Shorter penile implants fit for prostatectomy-induced erectile dysfunction
Patients with erectile dysfunction (ED) due to postradical prostatectomy (PRP) seem to require penile implants with shorter cylinders than ED patients whose primary aetiology is vasculogenic in nature, a recent study has found.
Aside from cylinder size, both patient groups have largely comparable implant needs and procedure outcomes.
The study included 117 patients who received virgin implants for ED; 58 had PRP as an aetiology, while 59 developed ED due to vasculogenic causes. All patients had a minimum follow-up of 6 months. The primary study outcome was cylinder and tip size, while procedural factors, such as complications and fibrosis, were set as secondary endpoints.
Cylinder size differed between the two patient groups. Those who had PRP as their primary ED aetiology received larger cylinders, with an average size of 18.30±2.11 cm, as opposed to vasculogenic ED patients, whose average implant cylinder size was 19.21±1.71 cm (p=0.016).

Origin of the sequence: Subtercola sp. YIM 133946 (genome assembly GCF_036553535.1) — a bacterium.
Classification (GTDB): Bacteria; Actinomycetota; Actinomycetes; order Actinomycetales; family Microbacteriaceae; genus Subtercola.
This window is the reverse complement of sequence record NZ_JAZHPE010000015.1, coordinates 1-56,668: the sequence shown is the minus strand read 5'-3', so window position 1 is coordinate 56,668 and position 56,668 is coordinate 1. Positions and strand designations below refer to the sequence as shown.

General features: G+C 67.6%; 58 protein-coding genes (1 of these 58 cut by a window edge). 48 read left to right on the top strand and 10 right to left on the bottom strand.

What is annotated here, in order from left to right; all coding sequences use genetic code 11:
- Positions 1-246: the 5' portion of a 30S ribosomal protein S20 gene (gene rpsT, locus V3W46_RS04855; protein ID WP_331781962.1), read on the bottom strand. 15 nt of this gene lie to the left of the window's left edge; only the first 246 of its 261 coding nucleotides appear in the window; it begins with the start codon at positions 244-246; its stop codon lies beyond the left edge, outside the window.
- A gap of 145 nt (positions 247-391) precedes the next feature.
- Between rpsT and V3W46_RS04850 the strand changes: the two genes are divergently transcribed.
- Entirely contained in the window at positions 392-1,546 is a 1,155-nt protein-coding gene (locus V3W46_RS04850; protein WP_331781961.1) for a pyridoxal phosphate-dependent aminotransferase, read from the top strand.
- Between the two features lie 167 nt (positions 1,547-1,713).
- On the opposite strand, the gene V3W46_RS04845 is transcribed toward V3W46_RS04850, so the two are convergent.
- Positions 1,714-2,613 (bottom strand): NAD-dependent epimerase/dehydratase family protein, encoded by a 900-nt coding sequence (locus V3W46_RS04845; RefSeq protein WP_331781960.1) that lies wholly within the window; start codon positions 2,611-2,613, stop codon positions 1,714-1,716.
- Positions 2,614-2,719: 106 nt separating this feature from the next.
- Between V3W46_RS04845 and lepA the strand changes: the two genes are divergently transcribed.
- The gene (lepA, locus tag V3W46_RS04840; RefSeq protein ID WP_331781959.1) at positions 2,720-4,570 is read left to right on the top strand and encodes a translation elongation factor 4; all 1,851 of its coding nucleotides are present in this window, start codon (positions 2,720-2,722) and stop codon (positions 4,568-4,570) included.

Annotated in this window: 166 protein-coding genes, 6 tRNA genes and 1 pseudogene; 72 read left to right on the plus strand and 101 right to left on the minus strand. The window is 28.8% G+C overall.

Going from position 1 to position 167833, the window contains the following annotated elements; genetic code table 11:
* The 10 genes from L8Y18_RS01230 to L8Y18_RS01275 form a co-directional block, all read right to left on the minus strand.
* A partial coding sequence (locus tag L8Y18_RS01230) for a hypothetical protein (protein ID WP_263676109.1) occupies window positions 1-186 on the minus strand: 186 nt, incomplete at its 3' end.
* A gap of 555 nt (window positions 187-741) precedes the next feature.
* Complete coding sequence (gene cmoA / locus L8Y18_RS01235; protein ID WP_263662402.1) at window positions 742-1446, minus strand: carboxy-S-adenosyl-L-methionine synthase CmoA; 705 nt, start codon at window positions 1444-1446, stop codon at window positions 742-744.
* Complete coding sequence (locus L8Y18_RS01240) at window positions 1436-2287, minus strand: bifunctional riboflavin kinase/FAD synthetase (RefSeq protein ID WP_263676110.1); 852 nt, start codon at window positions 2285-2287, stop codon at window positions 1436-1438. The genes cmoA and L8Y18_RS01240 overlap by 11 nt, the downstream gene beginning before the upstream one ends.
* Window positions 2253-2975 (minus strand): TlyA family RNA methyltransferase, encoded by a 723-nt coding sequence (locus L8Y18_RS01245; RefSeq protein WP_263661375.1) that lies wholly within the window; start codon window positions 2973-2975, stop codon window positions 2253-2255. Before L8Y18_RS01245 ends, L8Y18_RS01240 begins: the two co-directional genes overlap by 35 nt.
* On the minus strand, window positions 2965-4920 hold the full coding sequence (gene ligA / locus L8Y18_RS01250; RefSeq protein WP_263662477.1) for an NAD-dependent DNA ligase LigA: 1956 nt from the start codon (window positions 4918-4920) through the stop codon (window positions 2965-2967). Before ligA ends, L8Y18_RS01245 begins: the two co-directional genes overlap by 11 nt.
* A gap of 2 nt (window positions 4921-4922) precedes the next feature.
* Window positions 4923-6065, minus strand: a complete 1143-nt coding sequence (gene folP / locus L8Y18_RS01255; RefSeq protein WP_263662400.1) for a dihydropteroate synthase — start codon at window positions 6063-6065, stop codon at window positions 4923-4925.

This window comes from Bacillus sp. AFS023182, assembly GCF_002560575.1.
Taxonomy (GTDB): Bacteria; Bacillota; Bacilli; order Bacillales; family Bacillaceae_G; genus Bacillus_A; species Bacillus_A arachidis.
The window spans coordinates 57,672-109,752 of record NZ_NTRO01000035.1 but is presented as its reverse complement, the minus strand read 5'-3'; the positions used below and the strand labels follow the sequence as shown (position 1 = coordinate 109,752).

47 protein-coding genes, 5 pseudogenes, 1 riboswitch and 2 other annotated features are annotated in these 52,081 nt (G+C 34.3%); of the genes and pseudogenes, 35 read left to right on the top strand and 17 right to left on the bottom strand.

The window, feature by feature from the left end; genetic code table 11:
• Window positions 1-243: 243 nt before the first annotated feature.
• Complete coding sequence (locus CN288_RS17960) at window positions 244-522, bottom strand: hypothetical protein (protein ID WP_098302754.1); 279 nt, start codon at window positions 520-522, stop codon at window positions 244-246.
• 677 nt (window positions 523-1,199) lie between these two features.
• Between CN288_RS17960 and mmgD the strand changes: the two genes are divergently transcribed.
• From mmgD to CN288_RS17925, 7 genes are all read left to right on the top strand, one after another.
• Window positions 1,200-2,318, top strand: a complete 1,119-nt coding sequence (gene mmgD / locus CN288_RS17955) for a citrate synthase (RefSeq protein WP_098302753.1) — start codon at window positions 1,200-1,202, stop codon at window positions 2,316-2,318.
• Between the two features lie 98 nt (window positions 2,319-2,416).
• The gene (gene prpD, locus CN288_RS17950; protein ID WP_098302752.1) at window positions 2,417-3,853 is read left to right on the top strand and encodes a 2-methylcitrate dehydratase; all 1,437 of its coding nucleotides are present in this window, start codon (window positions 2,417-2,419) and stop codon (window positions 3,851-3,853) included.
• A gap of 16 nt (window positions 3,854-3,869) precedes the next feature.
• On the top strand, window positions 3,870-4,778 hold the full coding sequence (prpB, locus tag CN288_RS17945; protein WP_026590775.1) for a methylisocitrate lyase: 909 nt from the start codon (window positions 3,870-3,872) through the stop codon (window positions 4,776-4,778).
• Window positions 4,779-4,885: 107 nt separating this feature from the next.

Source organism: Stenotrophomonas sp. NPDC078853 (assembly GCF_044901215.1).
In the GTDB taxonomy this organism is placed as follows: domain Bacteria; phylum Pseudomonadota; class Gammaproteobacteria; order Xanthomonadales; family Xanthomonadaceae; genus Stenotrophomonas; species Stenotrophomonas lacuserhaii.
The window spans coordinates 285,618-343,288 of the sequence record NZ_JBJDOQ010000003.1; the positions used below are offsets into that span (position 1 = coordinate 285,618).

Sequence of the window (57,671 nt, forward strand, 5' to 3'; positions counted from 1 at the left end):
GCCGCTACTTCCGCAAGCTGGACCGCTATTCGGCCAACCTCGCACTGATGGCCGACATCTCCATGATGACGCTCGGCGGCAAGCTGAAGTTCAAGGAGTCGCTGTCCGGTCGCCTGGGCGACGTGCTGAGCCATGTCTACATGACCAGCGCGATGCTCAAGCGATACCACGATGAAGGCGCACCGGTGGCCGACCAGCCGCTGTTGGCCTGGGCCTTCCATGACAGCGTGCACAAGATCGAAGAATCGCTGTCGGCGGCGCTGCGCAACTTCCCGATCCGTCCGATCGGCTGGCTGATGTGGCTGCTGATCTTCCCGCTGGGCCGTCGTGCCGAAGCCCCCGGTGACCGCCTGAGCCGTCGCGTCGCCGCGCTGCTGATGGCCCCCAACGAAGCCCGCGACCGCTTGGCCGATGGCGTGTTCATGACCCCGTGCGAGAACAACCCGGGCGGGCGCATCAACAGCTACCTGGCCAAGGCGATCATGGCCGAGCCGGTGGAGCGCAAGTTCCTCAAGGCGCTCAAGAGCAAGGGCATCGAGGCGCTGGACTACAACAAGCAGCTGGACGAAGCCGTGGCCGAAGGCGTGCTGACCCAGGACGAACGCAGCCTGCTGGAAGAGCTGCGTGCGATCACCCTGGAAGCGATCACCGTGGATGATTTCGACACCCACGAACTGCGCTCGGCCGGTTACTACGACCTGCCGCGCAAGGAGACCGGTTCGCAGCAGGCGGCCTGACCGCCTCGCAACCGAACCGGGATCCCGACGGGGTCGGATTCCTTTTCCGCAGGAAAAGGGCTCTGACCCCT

Other variables were comparable between groups. The type of prosthesis used did not differ between aetiology groups, and neither did the prevalence of cavernosal fibrosis requiring vigorous dilatation. The use of cavernotomes was likewise comparable between groups, as was the occurrence of intraoperative complications.
In addition, the researchers likewise found that postoperative complications such as infections, mechanical failures, and extrusions occurred at similar frequencies between groups. Patients were followed for an average of 67.75 months.